Hackett to bits or pieces; an incredible evening of music
I went to l’International de l’art vocal de Trois-Rivières to see Steve Hackett. Before the show, I spoke to several of the organizers and the recurring word about him was: generosity.
The show itself was absolutely outstanding. The whole band was top-notch and the songs weren’t a simple rehash of old material as some veteran rockers will do. New arrangements, going into material that hadn’t been performed in a long while and a band that simply worked well together.
It’s simply incredible to see Hackett perform. The things this guy does with a guitar… He’s not simply a fast guitarist with technique, his sound is very emotional, it delivers his true feelings, making the audience follow him through each corner of his universe.
I was particularly astounded to hear two songs from Darktown (the title track and In Memoriam, in memory of John Entwistle). Darktown is such an elaborate and sophisticated album that I didn’t think it was possible to perform any of it live. But it worked quite well and, to me, these were the highlights of the show.
For two hours, the band played on, giving all they had. Each member of the band was obviously quite appreciated by the public. From Watcher of the Skies to Darktown, going through The Steppes and Camino Royale and so much more, this was an experience to remember.
I had the honor of meeting the great man after the show. He came out still properly dressed and drinking from a can of cola. A firm handshake and the impression that he’s happy to meet his fans. He apologized profusely for the technical error (his mic wasn’t working for the first song). To us, it was no big deal, to him it kept him from delivering a perfect performance. Anyway, after chatting with us, he stepped out and started an autograph session. Truly a class act! And the organizers were right: the word generosity suits him quite well.
Never one to sit back and relax, Steve Hackett releases a new box set containing four live albums.
The first two CDs make up the first show, recorded at the Hammersmith Odeon in 1979. The band was a one-off, but the show sounds great!
An excellent selection of songs, but this can be said of all three shows. There’s a bit of a return to Genesis with an excellent version of I Know What I Like (which also includes the original Star Trek theme!) and, of course, Horizons. The rest is all Hackett’s material from his seventies albums with a lot of material from Please Don’t Touch, one of my personal favorite Hackett albums.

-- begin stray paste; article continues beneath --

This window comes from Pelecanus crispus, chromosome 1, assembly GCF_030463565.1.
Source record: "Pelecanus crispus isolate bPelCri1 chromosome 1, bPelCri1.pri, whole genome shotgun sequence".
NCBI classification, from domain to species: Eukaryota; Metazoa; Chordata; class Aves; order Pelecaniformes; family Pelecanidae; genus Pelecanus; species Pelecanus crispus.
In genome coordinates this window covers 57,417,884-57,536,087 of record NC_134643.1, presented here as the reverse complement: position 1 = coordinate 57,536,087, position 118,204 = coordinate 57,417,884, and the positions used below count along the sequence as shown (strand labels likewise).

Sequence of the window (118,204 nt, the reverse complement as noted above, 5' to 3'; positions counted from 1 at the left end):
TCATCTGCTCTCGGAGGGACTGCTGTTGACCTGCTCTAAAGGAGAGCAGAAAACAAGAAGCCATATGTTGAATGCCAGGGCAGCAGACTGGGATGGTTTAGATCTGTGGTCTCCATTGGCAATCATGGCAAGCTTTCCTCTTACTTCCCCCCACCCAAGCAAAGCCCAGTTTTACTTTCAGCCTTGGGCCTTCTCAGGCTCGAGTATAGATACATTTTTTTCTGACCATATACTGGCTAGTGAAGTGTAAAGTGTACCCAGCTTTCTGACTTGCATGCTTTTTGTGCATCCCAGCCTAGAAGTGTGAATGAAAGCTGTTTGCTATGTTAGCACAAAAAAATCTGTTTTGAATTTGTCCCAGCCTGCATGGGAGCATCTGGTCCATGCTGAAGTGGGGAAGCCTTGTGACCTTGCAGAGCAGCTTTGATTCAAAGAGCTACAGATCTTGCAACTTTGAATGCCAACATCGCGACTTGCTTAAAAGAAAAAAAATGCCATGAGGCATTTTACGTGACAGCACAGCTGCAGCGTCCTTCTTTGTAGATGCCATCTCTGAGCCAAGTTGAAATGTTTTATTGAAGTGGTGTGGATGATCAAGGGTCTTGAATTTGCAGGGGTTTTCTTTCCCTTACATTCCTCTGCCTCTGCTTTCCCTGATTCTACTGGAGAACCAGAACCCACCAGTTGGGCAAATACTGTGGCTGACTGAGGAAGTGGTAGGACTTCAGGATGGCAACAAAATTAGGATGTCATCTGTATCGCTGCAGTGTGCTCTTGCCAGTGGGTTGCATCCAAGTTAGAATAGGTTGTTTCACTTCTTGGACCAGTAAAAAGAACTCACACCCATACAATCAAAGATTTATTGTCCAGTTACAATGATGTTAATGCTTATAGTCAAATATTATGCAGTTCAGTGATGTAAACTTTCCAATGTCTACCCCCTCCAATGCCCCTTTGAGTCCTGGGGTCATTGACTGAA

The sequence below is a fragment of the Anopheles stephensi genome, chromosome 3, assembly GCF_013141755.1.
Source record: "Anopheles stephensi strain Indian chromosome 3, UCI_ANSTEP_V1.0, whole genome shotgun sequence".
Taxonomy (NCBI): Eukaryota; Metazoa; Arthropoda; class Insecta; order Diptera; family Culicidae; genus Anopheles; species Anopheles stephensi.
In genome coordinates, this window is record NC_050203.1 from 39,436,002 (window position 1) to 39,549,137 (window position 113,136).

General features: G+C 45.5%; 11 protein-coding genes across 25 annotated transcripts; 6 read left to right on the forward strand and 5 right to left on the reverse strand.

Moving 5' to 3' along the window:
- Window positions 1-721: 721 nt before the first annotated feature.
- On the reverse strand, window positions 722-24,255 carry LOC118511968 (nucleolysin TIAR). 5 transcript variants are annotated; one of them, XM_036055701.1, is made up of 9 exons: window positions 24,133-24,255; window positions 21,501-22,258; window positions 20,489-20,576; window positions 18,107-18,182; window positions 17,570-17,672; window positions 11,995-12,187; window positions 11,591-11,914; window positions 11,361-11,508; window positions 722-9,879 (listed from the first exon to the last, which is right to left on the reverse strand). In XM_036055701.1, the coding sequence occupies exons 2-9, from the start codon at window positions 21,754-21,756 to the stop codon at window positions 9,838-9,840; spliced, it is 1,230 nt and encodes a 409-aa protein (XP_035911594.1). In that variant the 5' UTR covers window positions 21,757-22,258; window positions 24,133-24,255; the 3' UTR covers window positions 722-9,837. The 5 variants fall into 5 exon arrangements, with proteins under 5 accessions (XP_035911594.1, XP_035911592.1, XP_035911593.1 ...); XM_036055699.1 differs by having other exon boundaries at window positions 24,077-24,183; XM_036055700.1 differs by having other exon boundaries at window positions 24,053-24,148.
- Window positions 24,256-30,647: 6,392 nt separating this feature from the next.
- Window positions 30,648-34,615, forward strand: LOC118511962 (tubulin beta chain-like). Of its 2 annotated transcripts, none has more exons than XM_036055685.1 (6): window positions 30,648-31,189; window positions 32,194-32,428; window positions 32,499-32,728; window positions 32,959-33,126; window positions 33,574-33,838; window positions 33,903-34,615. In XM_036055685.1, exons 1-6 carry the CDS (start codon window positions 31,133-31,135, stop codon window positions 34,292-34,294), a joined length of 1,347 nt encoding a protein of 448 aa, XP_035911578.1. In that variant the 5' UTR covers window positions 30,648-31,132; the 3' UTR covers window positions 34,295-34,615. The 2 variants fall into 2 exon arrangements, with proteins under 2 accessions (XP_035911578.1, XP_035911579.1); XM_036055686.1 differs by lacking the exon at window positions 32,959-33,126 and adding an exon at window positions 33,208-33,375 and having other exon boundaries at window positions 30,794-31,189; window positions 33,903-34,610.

The third CD was recorded at Castel Sant’ Angelo in Rome in 1981. Although close in time to the previous show, the material here is quite different, as is the band. Here Steve does all the lead vocals (which is quite nice).
Nick Magnus and Steve’s brother John are also featured in this lineup, so there is a continuity, while it’s not a stagnation.
The last CD was recorded in 1993 at the Grand Theatre in London. This one is a little closer to other live Hackett albums, but still not the same.
Overall, that’s one of the best parts of this box set, you won’t find endless repetitions of material from his other live albums.
All the shows feature the most recent releases of the time, yet they also span his solo career. As always, the guitar craft is perfect. The musicians accompanying him are flawless. The music is from one of the last of the true artists.
The sound is flawless on each CD, these are all board recordings. The audience has also been nicely recorded. The box set contains a 48-page booklet consisting mainly of an abundance of photos from all three shows and humorous comments from Steve. Also in it is a complete list of all the shows Steve has played since Genesis.
I’m not someone who is generally crazy about live albums, but this is something definitely apart from the average live album. A very good selection of pieces from a great career. Definitely a box set you’ll want in your collection. The first one thousand copies are signed by Mr. Hackett himself. Makes a great Christmas gift!
Steve Hackett with the Royal Philharmonic Orchestra: A Midsummer Night’s Dream
This is an album which was recorded in 1997 as Steve was invited to do a show with the Royal Philharmonic Orchestra. The music was all composed by Steve Hackett.
The album was originally released by EMI Classical, but sold out rapidly. It has been unavailable for years.
Camino, Steve’s own company have now made this recording available once again.
Hearing Steve Hackett play the classical guitar is always great. Hearing him play the classical guitar, while being accompanied by the Royal Philharmonic Orchestra is incredible! This album is a must for everyone who enjoys the classical guitar. Hackett’s particular style is unique throughout the guitar world. As much as he innovates on the electric guitar, he does, also, on the classical.
The guitar doesn’t overshadow the orchestra, nor does it overshadow the guitar.
The album is based on Shakespeare’s A Midsummer Night’s Dream. According to Steve: “I found it impossible to encapsulate all that the play evokes but one thing was sure, the text was crying out for beautiful orchestration. The wonderful Royal Philharmonic Orchestra enthusiastically collaborated and with their help the style of the work became more ‘Heroic’. Emphasizing Shakespeare’s original ancient Greek setting (rather than the Elizabethan England more usually envisaged)”.
The booklet includes a paragraph on every one of the 18 songs to situate the listener in the play. It is also ornate with beautiful paintings by Kim Poor.
One will notice a recurring theme throughout the album. A few bars which come into play as the center theme of track 17, Celebration.